November proved warmer than typical which has been much appreciated–a lot of good work was accomplished. Paul worked hard with some military friends installing tubing, substantially expanding the number of trees contributing to the syrups. Preparations for moving the school house have been moving full steam ahead, and though the actual move may not be completed until spring, all the ducks are lining up to make that possible. Jeri has taken on responsibility for a local whole share and has happily taken responsibility for sorting, measuring, and generally preparing the food for distribution. All of this work has been sprinkled with excitement of many sorts—planting, injuries, family visits, hunting, preparing for winter, and so forth. In fact, there has been such a level of chaos, it is difficult to determine what best to write about! Perhaps the most unusual bit of adventure was, however, the arrival of a pair of brown, furry builders.

As the excitement (stress?) of all the autumnal activities was rising, we eventually noticed the pond was as well. The “Ah ha!” moment came when the boys reported that a treasured golden weeping willow had been significantly gnawed upon by what appeared to be beavers. (Maybe it wasn’t all the rain?) With the aid of one more day and a stiff wind, down it came, whereupon it was–within 24-hours–fully incorporated into a new beaver stick-built lodge. The pond began rising in earnest.

We’ve not had beavers in the pond before, and their arrival was quite thrilling for some of us. They quickly constructed a substantial home along the edge of the pond and adjacent to the driveway. It was principally fabricated with tag elders, golden willow, mud, and some pond vegetation. In order to realize dreams and improve their lot in life, the beavers also quickly mudded up the overflow drainage. Interestingly, it is this type of ponding which slows erosion and assists in recharging the groundwater. In our ditched, swaled, and drainage-tiled world, the work of beavers can be very beneficial to creating habitat for birds, fish, amphibians, turtles, and all else that flourishes with a little wet and privacy. Time and place, however, and unfortunately this enterprising pair decided to settle up gradient to the driveway and near the well. After many days, each which started with the uphill residents clearing the culvert from the elaborate plugs built by the downhill beavers overnight, it was clear that a little extra work wasn’t going to encourage these beavers to relocate. “Busy beaver” is no joke!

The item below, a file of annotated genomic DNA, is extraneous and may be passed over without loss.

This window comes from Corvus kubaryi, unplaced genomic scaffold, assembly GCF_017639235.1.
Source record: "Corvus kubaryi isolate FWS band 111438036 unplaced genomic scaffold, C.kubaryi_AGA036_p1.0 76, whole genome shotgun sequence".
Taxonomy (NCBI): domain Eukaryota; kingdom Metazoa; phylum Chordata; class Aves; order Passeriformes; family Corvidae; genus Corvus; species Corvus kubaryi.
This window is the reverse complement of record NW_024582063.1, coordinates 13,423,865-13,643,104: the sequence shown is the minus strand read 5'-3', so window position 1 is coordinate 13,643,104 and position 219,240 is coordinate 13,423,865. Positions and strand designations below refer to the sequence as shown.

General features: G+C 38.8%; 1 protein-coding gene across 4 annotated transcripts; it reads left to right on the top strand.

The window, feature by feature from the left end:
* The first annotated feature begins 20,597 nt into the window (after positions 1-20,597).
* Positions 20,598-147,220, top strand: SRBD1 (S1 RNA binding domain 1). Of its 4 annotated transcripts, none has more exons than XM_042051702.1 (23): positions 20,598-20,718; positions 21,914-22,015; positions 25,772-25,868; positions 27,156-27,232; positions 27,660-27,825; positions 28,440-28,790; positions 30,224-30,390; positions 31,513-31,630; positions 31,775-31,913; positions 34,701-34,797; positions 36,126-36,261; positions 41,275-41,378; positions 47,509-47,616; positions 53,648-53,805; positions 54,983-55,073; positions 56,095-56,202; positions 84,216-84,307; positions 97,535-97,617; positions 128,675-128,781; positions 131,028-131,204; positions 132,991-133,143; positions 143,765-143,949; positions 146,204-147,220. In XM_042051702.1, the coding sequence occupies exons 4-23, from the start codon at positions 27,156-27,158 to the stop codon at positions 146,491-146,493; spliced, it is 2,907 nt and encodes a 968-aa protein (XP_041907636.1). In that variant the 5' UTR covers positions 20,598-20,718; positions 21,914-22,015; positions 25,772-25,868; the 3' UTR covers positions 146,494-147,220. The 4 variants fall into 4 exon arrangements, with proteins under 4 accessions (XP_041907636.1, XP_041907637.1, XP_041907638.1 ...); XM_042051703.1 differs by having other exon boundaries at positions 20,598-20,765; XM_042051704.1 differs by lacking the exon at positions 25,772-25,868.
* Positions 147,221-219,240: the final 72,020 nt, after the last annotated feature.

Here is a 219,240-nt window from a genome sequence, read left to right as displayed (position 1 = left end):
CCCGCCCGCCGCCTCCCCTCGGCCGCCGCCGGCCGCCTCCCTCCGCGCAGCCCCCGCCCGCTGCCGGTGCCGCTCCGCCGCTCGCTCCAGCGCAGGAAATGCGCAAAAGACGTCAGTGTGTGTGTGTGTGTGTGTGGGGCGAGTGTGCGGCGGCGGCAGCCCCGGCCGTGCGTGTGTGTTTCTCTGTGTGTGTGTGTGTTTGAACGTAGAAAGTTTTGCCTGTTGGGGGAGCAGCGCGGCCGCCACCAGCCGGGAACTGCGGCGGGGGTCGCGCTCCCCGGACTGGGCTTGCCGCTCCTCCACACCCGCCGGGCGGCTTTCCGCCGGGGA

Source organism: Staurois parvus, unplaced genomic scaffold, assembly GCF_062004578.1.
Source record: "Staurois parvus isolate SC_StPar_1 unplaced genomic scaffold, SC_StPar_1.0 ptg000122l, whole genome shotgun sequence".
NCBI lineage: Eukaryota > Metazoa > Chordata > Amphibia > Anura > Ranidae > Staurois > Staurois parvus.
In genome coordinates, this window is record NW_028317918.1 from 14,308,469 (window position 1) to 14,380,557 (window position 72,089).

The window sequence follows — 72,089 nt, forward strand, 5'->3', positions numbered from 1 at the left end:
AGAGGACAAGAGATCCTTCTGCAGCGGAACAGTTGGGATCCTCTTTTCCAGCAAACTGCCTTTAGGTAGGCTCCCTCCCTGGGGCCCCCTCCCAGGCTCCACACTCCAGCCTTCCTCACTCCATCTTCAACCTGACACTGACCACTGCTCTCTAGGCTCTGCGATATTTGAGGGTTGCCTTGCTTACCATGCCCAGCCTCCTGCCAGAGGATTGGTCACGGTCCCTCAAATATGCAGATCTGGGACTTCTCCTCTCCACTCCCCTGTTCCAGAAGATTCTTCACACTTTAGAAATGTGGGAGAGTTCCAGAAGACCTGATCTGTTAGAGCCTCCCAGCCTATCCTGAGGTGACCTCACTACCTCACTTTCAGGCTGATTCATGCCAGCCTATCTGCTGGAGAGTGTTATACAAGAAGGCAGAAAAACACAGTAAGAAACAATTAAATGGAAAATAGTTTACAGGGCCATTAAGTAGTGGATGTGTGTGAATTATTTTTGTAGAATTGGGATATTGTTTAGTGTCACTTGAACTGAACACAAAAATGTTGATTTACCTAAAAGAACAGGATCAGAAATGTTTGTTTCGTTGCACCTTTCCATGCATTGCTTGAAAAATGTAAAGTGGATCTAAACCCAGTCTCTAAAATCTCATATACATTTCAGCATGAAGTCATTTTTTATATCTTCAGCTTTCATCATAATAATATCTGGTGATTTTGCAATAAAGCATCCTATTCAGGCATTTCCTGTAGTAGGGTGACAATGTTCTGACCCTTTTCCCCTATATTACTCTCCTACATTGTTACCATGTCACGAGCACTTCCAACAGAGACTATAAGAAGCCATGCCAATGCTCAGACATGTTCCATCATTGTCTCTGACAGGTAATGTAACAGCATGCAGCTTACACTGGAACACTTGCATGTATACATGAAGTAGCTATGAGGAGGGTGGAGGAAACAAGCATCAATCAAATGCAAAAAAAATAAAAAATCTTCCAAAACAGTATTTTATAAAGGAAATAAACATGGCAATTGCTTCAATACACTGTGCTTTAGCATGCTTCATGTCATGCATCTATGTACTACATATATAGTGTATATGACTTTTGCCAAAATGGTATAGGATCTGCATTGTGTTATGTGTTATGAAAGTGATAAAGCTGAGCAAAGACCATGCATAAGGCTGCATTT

The fun had to come to an end eventually. Grandma Pat became increasingly emphatic that it was her or the beavers. She was not impressed by efforts to discourage, and was convinced that any minute the driveway would be washed away, and with it any chance of leaving the property without aid of a canoe. Repeated references to them as “large, swimming rats!” were also fired off when Grandma didn’t feel she was instilling sufficient panic. After a visit from Paul’s conservation officer brother-in-law which confirmed Grandma’s admonition that total catastrophe loomed before us if we didn’t act quickly, and comments from the gravel truck drivers that we were one breath away from contracting “beaver fever,” we reluctantly agreed that the beavers should be removed, which they happily accomplished.

With that dramatic conclusion, and with the pond settling back to its traditional high-water marks, our attention is once again focused on sap and school houses, where it will remain until it shifts to snow shovels and snowshoes. It seems that this time of year is really suited to a high level of activity with the temperatures starting to drop and winter looming on the horizon. Take time to appreciate life around you. May you enjoy this busy season, and continue to count your blessings as we head into December…

Deanna Nelson

Deanna Nelson

A barrister by day, Deanna won’t be giving up her day job, yet she enjoys nothing more genuinely than being in the woods or relishing the beauty of Zoar Road and surrounding environs with this tight-knit community and her three children.
Deanna Nelson

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